The new legal definition of trade secrets and the role of secrecy measures have brought changes to employment law in some countries.

In Germany, even though employees already had the ancillary contractual obligation to protect the employer’s trade secrets, employers are now required to be proactive and take ‘reasonable non-disclosure measures’. The employer needs to have a sufficient but specific confidentiality clause in the employment contract to efficiently protect its secrets.

In Finland, the legislator established an automatic confidentiality obligation for information gained from a confidential business relationship. This could be an advantage, as NDAs will not be a compulsory first step in all confidential business relationships to ensure confidentiality. However, it should be noted that it also requires companies to be cautious when receiving information from outsiders. If the prerequisite for a confidential business relationship is fulfilled, the recipient shall not use it for any other purposes or disclose the trade secret to anyone.

The definition of infringing goods was introduced for the first time or was changed in several national laws. In some Member States (Finland, Italy, and Spain), it also covers services.

In other countries, the new law introduced explicit protection against the use of goods benefiting from someone’s trade secret (Poland), as before the implementation of the TSD, the law only provided protection against goods infringing copyrights or other registered IP rights (Slovakia).

3. Criminal offences

In several Member States (Belgium, Germany, Italy, and Finland), the law qualifies certain trade secrets-related acts as criminal offenses. Examples thereof are the act of disclosing so-called ‘factory secrets’, cybercrime, or other offenses that make come into play in this context (e.g., fraud, abuse of trust, etc.).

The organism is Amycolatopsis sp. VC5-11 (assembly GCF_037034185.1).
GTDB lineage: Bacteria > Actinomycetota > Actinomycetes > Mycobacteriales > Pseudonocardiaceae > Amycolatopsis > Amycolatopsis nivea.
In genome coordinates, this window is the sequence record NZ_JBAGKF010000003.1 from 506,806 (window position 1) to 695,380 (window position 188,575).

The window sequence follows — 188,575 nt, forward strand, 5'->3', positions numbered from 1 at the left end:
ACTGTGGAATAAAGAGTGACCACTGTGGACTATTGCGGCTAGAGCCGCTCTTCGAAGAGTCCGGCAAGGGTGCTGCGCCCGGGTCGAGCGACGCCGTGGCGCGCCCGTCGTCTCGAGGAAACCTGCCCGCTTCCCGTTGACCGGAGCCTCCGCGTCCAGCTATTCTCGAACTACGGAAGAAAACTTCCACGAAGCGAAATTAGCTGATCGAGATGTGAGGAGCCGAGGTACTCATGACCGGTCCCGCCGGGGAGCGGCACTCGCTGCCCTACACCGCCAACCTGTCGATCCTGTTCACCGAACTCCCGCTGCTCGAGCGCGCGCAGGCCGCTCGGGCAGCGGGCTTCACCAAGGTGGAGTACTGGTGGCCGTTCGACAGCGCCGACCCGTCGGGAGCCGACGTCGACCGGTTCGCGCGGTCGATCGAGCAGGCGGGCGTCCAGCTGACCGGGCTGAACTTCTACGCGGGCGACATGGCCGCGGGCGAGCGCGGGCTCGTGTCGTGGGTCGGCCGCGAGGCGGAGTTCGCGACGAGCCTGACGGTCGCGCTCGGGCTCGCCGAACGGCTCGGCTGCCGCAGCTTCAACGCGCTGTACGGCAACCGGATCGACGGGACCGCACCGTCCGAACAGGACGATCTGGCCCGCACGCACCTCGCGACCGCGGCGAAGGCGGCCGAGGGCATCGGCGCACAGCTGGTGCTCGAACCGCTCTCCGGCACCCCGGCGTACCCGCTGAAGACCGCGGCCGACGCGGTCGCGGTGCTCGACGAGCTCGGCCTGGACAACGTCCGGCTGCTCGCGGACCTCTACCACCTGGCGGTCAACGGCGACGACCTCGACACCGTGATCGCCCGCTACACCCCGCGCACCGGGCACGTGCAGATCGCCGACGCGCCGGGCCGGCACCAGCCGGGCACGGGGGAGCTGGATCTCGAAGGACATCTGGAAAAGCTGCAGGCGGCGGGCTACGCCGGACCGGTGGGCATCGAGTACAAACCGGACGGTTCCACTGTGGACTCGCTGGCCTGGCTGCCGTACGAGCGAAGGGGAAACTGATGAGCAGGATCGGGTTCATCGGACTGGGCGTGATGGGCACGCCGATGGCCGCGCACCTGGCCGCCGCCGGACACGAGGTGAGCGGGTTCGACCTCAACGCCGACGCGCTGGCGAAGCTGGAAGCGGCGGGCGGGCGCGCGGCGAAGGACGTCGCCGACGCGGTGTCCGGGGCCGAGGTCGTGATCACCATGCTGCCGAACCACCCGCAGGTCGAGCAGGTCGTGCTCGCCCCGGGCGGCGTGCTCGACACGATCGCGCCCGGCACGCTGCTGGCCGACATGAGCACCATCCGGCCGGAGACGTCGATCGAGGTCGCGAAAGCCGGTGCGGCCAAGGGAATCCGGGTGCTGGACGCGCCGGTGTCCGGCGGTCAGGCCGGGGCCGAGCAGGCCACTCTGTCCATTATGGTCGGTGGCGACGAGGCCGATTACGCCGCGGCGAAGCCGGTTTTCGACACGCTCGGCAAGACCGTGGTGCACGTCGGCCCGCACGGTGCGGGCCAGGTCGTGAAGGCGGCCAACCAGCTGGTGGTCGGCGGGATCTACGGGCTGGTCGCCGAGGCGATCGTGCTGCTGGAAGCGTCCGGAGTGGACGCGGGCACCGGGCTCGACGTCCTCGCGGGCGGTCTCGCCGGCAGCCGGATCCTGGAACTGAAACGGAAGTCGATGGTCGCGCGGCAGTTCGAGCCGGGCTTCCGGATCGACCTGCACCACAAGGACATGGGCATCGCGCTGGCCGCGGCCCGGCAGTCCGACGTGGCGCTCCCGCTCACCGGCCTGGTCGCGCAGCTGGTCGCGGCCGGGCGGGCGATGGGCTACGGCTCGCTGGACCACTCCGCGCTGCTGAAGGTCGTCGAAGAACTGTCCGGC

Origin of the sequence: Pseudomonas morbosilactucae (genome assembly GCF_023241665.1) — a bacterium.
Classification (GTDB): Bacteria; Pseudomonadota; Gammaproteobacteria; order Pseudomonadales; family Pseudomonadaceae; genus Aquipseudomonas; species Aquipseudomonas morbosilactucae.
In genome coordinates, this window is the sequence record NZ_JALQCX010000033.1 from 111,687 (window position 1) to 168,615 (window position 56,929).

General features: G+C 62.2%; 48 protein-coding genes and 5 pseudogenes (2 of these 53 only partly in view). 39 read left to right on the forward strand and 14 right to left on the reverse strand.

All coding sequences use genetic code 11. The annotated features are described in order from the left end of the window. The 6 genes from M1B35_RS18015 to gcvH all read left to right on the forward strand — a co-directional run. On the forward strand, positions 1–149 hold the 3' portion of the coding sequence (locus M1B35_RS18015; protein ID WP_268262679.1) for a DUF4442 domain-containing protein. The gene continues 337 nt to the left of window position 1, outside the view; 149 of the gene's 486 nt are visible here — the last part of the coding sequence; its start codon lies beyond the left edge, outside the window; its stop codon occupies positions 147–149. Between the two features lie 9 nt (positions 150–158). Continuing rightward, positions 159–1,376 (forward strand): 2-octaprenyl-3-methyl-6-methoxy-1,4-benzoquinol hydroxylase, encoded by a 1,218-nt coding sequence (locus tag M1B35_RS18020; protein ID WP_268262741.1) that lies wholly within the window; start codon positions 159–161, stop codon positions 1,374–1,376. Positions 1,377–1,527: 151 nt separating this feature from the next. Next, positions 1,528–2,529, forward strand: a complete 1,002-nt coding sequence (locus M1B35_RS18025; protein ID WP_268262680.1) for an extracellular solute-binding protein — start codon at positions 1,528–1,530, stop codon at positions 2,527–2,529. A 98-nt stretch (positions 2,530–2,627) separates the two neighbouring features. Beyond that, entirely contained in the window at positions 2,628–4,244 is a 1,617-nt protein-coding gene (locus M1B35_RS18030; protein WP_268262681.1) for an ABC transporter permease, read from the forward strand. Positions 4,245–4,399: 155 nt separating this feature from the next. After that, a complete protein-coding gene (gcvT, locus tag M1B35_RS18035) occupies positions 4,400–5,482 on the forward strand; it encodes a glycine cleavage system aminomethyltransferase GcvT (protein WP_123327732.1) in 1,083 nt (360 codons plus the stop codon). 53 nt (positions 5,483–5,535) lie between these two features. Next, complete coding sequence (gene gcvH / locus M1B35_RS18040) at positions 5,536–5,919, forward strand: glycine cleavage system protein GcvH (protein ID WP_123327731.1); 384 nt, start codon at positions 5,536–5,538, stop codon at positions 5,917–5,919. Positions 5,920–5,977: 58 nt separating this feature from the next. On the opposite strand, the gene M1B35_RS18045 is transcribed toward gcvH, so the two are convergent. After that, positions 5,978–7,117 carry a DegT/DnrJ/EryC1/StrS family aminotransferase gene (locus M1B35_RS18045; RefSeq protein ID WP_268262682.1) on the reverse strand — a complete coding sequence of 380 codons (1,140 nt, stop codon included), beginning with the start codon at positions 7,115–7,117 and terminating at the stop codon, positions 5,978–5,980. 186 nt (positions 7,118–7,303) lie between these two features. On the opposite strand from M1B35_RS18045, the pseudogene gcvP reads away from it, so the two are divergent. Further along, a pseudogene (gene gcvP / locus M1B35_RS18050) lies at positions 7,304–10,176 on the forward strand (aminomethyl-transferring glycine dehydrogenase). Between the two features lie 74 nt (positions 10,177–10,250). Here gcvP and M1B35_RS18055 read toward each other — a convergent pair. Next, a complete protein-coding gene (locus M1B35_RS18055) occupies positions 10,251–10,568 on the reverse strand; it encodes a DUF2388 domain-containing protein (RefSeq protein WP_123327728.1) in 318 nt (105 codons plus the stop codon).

In Slovakia, the most serious cases of violation of trade secrets can be prosecuted under the criminal law. The basis for this offense is the manifestation of the perpetrator’s intention to disclose a trade secret to an unauthorized person. Therefore, negligent disclosure of the subject matter of a trade secret does not constitute a criminal offense. In Spain, some trade secrets infringements (e.g., those infringing conducts made by employees who previously signed NDAs with their company) could be considered criminal conduct and lead to fines, imprisonment, and damages awards. In Finland, most intentional trade secret infringements are considered criminal acts. These can be handled in the same court and, in some situations, even in the same proceedings as civil claims.

As per sanctions, in Denmark, the unlawful acquisition, use, and disclosure of trade secrets are punishable by a fine or imprisonment of up to 18 months, unless the breach of the law has been severe. If that is the case, a maximum penalty of up to 6 years may be imposed. In Italy and Finland, trade secrets-related crimes are punished with imprisonment of up to 2 years. The punishment is increased in Italy for crimes committed using ‘computerized means’, which could result in an increase in criminal punishments as the acquisition, use and disclosure of trade secrets nearly always involve the use of IT tools nowadays.

German courts already applied the TSD’s ‘whistleblowing exception’ in a decision dating back to 2019. The defendant called on employees of a pharmaceutical company with flyers to disclose confidential information about the company’s supply of toxic substances used to carry out the death penalty in the USA. The court ruled that this does not fall within the criminal provisions because the ‘whistleblowing exception’ applies. The court argued that the alleged export of toxic substances, which are also used there to carry out the death penalty, constitutes an ethically disprovable conduct that the defendant permissibly wanted to disclose.

In some Member States (France, the Netherlands, and Finland), the new system following the implementation of the TSD did not amend criminal liability with respect to trade secrets. However, in Finland, most trade secret cases have been and are still criminal cases, as this provides much better protection to the trade secret holder and effective coercive measures to gather evidence.